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Pumphouse County Natural Area
Pumphouse County Natural Area
Ecological and Cultural Overview
One of the rarest wildlife habitats in Arizona, this 128-acre natural area is a spring-fed wetland with higher biological activity than the surrounding landscape. It attracts a wide variety of wildlife, including elk, fox, deer, waterfowl, wading birds, migratory birds, wintering bald eagles, elk, garter snakes, songbirds, and small mammals. Hike the Pumphouse Nature Trail, an easy ¾-mile round-trip trail with wildlife viewing blinds, stone benches and educational displays.

The wet meadow and washes of Pumphouse drainage form the “headwaters” of Oak Creek, a major tributary of the Verde River. When debris gets into the water along the natural area—dog poop, motor oil, or cinders from road maintenance, for example—it ends up affecting fish, birds, snakes, and mammals that rely on the Verde River corridor for habitat.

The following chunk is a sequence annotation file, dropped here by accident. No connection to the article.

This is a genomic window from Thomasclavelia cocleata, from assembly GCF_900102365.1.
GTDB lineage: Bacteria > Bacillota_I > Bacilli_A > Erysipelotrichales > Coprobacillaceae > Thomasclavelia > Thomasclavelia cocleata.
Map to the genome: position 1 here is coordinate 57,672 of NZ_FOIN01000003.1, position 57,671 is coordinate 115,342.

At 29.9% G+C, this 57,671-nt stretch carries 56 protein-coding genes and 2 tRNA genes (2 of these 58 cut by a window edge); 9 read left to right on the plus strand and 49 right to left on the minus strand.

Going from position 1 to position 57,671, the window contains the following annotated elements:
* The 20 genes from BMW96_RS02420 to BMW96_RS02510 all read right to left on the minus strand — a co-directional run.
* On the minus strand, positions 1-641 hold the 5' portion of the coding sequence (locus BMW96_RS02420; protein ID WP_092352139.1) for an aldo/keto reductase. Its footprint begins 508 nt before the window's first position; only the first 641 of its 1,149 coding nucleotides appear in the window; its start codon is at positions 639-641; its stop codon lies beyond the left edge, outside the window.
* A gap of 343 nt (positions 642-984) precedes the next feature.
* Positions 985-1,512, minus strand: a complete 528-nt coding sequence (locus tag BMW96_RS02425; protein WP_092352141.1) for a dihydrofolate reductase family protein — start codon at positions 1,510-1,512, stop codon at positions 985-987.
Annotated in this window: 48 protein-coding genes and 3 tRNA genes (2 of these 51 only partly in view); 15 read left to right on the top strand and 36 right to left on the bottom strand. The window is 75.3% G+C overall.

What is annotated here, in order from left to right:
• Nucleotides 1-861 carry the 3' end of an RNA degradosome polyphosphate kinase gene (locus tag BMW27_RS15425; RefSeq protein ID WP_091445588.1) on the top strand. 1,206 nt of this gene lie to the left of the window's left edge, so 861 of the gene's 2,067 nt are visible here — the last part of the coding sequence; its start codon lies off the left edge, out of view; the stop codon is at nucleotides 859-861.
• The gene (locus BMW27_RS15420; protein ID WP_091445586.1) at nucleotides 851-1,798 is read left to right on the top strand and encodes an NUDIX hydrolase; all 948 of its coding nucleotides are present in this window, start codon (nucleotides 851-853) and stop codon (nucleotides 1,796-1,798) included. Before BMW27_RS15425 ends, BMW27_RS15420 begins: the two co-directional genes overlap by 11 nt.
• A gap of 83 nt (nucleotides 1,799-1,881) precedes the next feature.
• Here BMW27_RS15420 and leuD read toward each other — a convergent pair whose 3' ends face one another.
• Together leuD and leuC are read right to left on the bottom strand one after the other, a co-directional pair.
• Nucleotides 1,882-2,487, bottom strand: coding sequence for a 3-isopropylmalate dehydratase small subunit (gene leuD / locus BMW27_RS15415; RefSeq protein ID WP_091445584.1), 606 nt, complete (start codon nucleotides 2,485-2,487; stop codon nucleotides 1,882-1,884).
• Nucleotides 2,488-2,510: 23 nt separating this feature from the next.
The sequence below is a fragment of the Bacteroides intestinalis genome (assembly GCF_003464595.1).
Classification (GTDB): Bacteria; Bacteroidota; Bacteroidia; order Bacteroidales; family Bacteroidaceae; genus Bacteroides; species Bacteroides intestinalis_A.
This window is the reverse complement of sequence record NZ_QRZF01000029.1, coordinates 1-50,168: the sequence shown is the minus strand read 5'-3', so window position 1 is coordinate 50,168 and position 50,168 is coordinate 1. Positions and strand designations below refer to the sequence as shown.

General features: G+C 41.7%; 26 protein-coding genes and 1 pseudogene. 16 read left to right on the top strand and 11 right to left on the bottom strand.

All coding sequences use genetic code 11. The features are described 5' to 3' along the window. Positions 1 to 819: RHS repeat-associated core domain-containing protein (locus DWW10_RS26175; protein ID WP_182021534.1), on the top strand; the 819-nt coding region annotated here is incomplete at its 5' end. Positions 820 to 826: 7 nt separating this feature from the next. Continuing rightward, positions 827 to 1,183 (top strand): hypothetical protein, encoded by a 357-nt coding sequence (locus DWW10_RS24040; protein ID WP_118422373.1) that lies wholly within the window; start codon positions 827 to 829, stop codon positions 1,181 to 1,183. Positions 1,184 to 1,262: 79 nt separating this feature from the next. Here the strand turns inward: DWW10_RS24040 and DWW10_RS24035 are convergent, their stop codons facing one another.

The Pump HouseThe hills and springs that ring Pumphouse County Natural Area were once a camping and hunting area for Apaches coming and going out of the Verde Valley to Dzil Cho (the San Francisco Peaks) and to Hopi to trade. The Apache place name for the area translates as Place of Many Springs. Their signature on the landscape is invisible even though they used the area over several centuries.

Experience Watchable Wildlife Opportunities
Pumphouse County Natural Area is one of 30 wildlife viewing sites within 30 miles of Flagstaff. Visit Arizona Watchable Wildlife Experience to plan your visit and to find other watchable wildlife sites in northern Arizona, including: 

View Kachina Wetlands Checklist of Birds provided by Northern Arizona Audubon Society.

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Pumphouse County
Natural Area

Ph: (928) 679-8000

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Exit 333 off I-17,
3305 Kachina Trail
Flagstaff, AZ 86005
(Kachina Village)

6 AM – 10 PM

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